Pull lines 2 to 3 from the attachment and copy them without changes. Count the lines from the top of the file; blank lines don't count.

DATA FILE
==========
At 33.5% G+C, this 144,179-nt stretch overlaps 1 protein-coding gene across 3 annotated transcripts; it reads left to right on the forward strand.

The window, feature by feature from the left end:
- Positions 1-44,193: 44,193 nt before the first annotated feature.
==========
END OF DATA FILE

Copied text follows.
The window, feature by feature from the left end:
- Positions 1-44,193: 44,193 nt before the first annotated feature.